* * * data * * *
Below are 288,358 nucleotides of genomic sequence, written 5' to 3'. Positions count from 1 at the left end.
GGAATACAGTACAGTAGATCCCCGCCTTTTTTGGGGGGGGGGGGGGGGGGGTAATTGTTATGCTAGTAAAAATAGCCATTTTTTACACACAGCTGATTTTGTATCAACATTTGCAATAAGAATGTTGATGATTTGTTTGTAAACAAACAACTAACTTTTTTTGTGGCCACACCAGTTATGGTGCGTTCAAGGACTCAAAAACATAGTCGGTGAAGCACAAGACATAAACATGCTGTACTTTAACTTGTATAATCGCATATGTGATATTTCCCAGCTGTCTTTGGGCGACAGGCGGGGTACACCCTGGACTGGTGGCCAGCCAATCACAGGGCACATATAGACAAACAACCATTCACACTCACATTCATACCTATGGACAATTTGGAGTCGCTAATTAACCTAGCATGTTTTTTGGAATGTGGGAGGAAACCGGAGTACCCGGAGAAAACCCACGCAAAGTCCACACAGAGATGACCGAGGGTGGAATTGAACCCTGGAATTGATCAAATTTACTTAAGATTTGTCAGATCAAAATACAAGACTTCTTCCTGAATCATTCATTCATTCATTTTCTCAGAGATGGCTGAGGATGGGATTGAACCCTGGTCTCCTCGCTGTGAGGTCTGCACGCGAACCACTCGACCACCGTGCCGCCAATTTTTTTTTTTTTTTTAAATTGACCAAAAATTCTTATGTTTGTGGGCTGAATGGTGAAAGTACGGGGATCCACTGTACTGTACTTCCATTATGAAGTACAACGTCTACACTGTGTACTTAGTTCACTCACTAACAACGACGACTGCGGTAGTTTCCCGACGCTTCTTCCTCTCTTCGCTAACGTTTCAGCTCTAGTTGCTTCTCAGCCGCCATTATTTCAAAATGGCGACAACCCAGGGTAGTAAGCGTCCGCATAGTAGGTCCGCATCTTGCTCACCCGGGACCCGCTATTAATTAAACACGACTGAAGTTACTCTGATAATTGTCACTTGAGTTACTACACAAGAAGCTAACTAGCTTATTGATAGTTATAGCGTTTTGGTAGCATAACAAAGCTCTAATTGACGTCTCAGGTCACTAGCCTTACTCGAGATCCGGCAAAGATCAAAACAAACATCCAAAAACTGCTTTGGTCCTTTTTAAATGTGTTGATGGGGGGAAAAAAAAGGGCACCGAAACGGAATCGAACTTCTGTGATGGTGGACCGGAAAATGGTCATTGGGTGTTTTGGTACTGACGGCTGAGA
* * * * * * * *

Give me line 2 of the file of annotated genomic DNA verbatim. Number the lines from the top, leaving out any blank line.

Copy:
GGAATACAGTACAGTAGATCCCCGCCTTTTTTGGGGGGGGGGGGGGGGGGGTAATTGTTATGCTAGTAAAAATAGCCATTTTTTACACACAGCTGATTTTGTATCAACATTTGCAATAAGAATGTTGATGATTTGTTTGTAAACAAACAACTAACTTTTTTTGTGGCCACACCAGTTATGGTGCGTTCAAGGACTCAAAAACATAGTCGGTGAAGCACAAGACATAAACATGCTGTACTTTAACTTGTATAATCGCATATGTGATATTTCCCAGCTGTCTTTGGGCGACAGGCGGGGTACACCCTGGACTGGTGGCCAGCCAATCACAGGGCACATATAGACAAACAACCATTCACACTCACATTCATACCTATGGACAATTTGGAGTCGCTAATTAACCTAGCATGTTTTTTGGAATGTGGGAGGAAACCGGAGTACCCGGAGAAAACCCACGCAAAGTCCACACAGAGATGACCGAGGGTGGAATTGAACCCTGGAATTGATCAAATTTACTTAAGATTTGTCAGATCAAAATACAAGACTTCTTCCTGAATCATTCATTCATTCATTTTCTCAGAGATGGCTGAGGATGGGATTGAACCCTGGTCTCCTCGCTGTGAGGTCTGCACGCGAACCACTCGACCACCGTGCCGCCAATTTTTTTTTTTTTTTTAAATTGACCAAAAATTCTTATGTTTGTGGGCTGAATGGTGAAAGTACGGGGATCCACTGTACTGTACTTCCATTATGAAGTACAACGTCTACACTGTGTACTTAGTTCACTCACTAACAACGACGACTGCGGTAGTTTCCCGACGCTTCTTCCTCTCTTCGCTAACGTTTCAGCTCTAGTTGCTTCTCAGCCGCCATTATTTCAAAATGGCGACAACCCAGGGTAGTAAGCGTCCGCATAGTAGGTCCGCATCTTGCTCACCCGGGACCCGCTATTAATTAAACACGACTGAAGTTACTCTGATAATTGTCACTTGAGTTACTACACAAGAAGCTAACTAGCTTATTGATAGTTATAGCGTTTTGGTAGCATAACAAAGCTCTAATTGACGTCTCAGGTCACTAGCCTTACTCGAGATCCGGCAAAGATCAAAACAAACATCCAAAAACTGCTTTGGTCCTTTTTAAATGTGTTGATGGGGGGAAAAAAAAGGGCACCGAAACGGAATCGAACTTCTGTGATGGTGGACCGGAAAATGGTCATTGGGTGTTTTGGTACTGACGGCTGAGA